CDC: Masks urged for area
Published 1:00 pm Friday, July 29, 2022
It’s time to mask back up. Especially if you live, work or travel to Prince Edward and Buckingham counties.
The Centers for Disease Control listed Buckingham and Prince Edward County as high COVID-19 Community Levels, with mask-wearing recommended.
According to the CDC, officials recommend wearing a mask indoors in public and on public transportation. Additionally, officials urge those who are not already fully vaccinated to do so.
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According to Piedmont Health District Director Dr. Maria Almond, the district has been seeing higher community levels since June, with several counties moving between medium and high community levels.
“Since mid-July, we have regularly seen high community levels across the entire district.” Dr. Almond said. “Right now, we are in a period of significantly high transmission. Positive cases again are appearing across all workplaces and communities and families. However, thankfully we as a society have greater immunity to the virus that causes COVID-19. Whether through vaccination or prior infection, most of our immune systems can now recognize and mount a good defense that likely helps keep most illnesses milder.”
As of July 21, COVID-19 cases, deaths and hospitalizations are on the rise in the United States, driving COVID-19 Community Levels up to medium or high in 75% of counties, according to the CDC.
The agency’s weekly metrics used to determine the COVID-19 Community Level in case rate per show new COVID-19 admissions per 100,000 population for Buckingham to be 12.8% and Prince Edward at 11%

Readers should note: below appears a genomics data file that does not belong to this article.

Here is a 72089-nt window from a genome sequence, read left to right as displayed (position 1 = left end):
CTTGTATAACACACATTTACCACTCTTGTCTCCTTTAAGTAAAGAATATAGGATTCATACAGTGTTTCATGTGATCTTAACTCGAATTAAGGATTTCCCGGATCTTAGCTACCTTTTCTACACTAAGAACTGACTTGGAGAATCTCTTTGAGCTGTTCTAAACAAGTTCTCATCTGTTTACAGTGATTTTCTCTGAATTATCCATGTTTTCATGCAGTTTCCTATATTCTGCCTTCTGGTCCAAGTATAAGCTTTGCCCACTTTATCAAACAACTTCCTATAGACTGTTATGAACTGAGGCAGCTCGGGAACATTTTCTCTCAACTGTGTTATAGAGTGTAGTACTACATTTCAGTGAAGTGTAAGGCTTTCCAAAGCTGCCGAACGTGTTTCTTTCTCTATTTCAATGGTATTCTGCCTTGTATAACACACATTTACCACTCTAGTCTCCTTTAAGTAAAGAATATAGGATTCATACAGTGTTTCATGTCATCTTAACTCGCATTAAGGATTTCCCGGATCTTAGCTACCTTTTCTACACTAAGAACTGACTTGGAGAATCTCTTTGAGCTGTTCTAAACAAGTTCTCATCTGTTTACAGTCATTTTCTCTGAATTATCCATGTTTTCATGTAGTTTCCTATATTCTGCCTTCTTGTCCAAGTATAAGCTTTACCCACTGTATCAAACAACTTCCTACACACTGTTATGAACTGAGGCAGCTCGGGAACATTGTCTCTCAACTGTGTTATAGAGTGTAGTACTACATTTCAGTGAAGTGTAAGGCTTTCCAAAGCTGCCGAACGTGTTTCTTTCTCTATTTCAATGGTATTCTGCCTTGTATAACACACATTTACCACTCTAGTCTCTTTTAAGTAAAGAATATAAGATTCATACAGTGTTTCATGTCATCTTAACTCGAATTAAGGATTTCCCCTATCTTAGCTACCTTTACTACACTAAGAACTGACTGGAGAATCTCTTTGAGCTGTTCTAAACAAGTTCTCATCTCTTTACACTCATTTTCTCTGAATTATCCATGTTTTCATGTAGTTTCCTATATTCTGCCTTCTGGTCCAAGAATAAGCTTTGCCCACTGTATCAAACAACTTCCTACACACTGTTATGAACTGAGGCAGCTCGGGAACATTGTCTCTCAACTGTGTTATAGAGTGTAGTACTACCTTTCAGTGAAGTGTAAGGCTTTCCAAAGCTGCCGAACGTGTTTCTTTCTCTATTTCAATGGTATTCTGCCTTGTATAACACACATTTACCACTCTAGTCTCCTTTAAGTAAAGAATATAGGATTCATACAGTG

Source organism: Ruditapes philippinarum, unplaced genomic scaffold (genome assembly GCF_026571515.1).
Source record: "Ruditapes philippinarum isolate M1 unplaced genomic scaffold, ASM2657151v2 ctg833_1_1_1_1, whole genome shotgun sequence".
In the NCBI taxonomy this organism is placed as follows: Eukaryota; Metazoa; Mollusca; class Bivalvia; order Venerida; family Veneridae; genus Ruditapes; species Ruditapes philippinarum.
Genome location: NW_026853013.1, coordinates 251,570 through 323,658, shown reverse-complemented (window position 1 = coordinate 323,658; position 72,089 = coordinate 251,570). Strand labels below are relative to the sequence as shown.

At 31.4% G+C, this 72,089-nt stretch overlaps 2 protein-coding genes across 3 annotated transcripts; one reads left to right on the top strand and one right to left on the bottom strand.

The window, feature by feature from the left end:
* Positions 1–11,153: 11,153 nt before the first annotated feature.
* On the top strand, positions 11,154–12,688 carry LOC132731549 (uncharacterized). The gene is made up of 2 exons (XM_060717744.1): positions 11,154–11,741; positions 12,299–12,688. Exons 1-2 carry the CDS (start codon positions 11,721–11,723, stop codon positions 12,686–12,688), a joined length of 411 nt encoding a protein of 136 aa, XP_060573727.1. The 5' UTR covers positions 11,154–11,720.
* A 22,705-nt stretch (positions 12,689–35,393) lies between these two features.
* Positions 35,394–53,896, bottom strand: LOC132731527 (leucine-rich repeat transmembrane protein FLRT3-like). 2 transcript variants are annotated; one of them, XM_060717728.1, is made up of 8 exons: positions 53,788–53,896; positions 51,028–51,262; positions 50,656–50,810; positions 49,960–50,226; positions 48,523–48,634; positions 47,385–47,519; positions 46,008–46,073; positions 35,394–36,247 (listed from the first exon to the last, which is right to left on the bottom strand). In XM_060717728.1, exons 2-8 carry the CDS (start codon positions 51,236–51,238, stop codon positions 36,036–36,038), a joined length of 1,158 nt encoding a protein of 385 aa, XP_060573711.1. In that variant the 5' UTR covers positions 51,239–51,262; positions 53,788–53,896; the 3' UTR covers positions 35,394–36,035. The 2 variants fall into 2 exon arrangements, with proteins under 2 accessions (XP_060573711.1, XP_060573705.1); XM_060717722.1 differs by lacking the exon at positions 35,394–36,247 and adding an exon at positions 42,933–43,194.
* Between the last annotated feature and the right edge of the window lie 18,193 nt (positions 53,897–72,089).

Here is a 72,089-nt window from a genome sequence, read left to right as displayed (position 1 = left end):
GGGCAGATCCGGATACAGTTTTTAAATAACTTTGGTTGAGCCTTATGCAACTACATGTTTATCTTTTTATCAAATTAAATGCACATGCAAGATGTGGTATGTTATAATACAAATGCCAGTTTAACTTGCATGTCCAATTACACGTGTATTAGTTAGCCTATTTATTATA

Data shows Buckingham with a 39.5% fully vaccinated population, and Prince Edward with a 30% fully vaccinated population.
“There are three levels (low, medium, high), which are determined by looking at hospital beds being used by patients with COVID-19, new hospital admissions among people with COVID-19, and the total number of new COVID-19 cases in your area,” CDC officials said in their weekly update.
The seven-day moving average for COVID cases in the U.S. increased 15.7% as of July 13, and 83.4% of the country’s total population (people 5 or older) had received at least one vaccine dose, the CDC reported.
As of July 21, there are 1,350 (41.9%) counties, districts, or territories with a high COVID-19 Community Level, 1,212 (37.6%) counties with a medium Community Level, and 658 (20.4%) counties with a low Community Level.
Cumberland County is listed with a medium Community Level.
For those communities with a medium level, the CDC recommends wearing a mask for those who have symptoms, a positive test or exposure to someone with COVID-19, along with wearing a mask on public transportation.
The CDC says the Omicron BA.5 is the predominant variant, causing an estimated 78% of cases. BA.5 has fueled the rapid rise in cases since June, suggesting that it spreads more efficiently than previous Omicron lineages.
“More than two years since the start of this pandemic, COVID-19 continues to be an illness that challenges how we interact with each other, how our workplaces operate, and how our health systems care for us. COVID-19 continues to disrupt. But we as a community continue to persevere, finding ways to be together safely and to continue the care and services we provide to each other.” Dr. Almond said.
According to the CDC’s COVID Data Tracker, only about 34% of people who are eligible for a COVID-19 booster and about 29% of people ages 50 years and older who qualify for a second booster have gotten one.
Dr. Almond said those who are immunocompromised and seniors need to continue to exercise great care. “Infection with COVID-19 can easily tip the delicate balance of challenges their bodies may face,” she said. “An infection may rage unchecked because of weakened immune systems. For this reason, when community levels are high, we ask all persons to wear masks indoors. It is one easy step we can take to provide protection for others for whom COVID-19 remains a threat. Test with any symptoms and stay home when you are sick. These are the courtesies we provide to each other to keep us all as healthy as possible.”